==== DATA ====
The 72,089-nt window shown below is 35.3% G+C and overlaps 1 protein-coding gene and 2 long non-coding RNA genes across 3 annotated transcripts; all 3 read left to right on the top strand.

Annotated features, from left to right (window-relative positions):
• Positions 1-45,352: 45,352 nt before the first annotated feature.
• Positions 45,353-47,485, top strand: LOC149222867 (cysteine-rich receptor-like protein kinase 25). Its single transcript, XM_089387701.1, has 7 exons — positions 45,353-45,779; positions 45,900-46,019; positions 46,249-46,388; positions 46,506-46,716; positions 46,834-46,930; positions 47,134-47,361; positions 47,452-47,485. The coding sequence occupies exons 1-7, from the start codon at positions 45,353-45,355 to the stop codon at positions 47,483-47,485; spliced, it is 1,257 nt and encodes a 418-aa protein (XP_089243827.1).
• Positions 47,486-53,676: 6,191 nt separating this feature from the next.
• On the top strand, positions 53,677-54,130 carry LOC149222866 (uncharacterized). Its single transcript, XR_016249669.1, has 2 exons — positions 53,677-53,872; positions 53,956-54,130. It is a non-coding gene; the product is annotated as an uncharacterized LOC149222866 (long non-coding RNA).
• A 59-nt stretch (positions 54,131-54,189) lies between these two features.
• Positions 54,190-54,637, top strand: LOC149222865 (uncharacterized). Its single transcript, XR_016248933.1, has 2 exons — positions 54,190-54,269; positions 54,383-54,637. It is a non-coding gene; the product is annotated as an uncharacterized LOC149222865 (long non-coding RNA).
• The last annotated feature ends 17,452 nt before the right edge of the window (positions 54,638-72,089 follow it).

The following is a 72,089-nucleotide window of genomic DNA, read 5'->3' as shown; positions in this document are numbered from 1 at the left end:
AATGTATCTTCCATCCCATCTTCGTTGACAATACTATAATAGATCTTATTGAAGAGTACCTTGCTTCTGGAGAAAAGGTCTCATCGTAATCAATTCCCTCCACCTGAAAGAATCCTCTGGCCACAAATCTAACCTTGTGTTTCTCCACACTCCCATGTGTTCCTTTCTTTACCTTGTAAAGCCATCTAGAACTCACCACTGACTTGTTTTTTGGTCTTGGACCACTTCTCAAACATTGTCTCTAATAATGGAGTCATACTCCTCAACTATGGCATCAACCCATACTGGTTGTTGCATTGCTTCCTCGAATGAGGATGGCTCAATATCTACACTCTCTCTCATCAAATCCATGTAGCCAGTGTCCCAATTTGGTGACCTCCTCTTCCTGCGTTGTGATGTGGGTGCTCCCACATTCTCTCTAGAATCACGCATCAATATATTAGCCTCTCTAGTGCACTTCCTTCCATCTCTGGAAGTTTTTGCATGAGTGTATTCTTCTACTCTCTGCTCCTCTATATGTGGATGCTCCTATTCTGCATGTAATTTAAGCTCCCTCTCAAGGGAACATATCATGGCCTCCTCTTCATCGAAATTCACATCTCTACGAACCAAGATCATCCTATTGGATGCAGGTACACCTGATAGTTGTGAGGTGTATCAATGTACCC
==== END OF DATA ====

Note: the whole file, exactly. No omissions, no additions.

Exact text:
The 72,089-nt window shown below is 35.3% G+C and overlaps 1 protein-coding gene and 2 long non-coding RNA genes across 3 annotated transcripts; all 3 read left to right on the top strand.

Annotated features, from left to right (window-relative positions):
• Positions 1-45,352: 45,352 nt before the first annotated feature.
• Positions 45,353-47,485, top strand: LOC149222867 (cysteine-rich receptor-like protein kinase 25). Its single transcript, XM_089387701.1, has 7 exons — positions 45,353-45,779; positions 45,900-46,019; positions 46,249-46,388; positions 46,506-46,716; positions 46,834-46,930; positions 47,134-47,361; positions 47,452-47,485. The coding sequence occupies exons 1-7, from the start codon at positions 45,353-45,355 to the stop codon at positions 47,483-47,485; spliced, it is 1,257 nt and encodes a 418-aa protein (XP_089243827.1).
• Positions 47,486-53,676: 6,191 nt separating this feature from the next.
• On the top strand, positions 53,677-54,130 carry LOC149222866 (uncharacterized). Its single transcript, XR_016249669.1, has 2 exons — positions 53,677-53,872; positions 53,956-54,130. It is a non-coding gene; the product is annotated as an uncharacterized LOC149222866 (long non-coding RNA).
• A 59-nt stretch (positions 54,131-54,189) lies between these two features.
• Positions 54,190-54,637, top strand: LOC149222865 (uncharacterized). Its single transcript, XR_016248933.1, has 2 exons — positions 54,190-54,269; positions 54,383-54,637. It is a non-coding gene; the product is annotated as an uncharacterized LOC149222865 (long non-coding RNA).
• The last annotated feature ends 17,452 nt before the right edge of the window (positions 54,638-72,089 follow it).

The following is a 72,089-nucleotide window of genomic DNA, read 5'->3' as shown; positions in this document are numbered from 1 at the left end:
AATGTATCTTCCATCCCATCTTCGTTGACAATACTATAATAGATCTTATTGAAGAGTACCTTGCTTCTGGAGAAAAGGTCTCATCGTAATCAATTCCCTCCACCTGAAAGAATCCTCTGGCCACAAATCTAACCTTGTGTTTCTCCACACTCCCATGTGTTCCTTTCTTTACCTTGTAAAGCCATCTAGAACTCACCACTGACTTGTTTTTTGGTCTTGGACCACTTCTCAAACATTGTCTCTAATAATGGAGTCATACTCCTCAACTATGGCATCAACCCATACTGGTTGTTGCATTGCTTCCTCGAATGAGGATGGCTCAATATCTACACTCTCTCTCATCAAATCCATGTAGCCAGTGTCCCAATTTGGTGACCTCCTCTTCCTGCGTTGTGATGTGGGTGCTCCCACATTCTCTCTAGAATCACGCATCAATATATTAGCCTCTCTAGTGCACTTCCTTCCATCTCTGGAAGTTTTTGCATGAGTGTATTCTTCTACTCTCTGCTCCTCTATATGTGGATGCTCCTATTCTGCATGTAATTTAAGCTCCCTCTCAAGGGAACATATCATGGCCTCCTCTTCATCGAAATTCACATCTCTACGAACCAAGATCATCCTATTGGATGCAGGTACACCTGATAGTTGTGAGGTGTATCAATGTACCC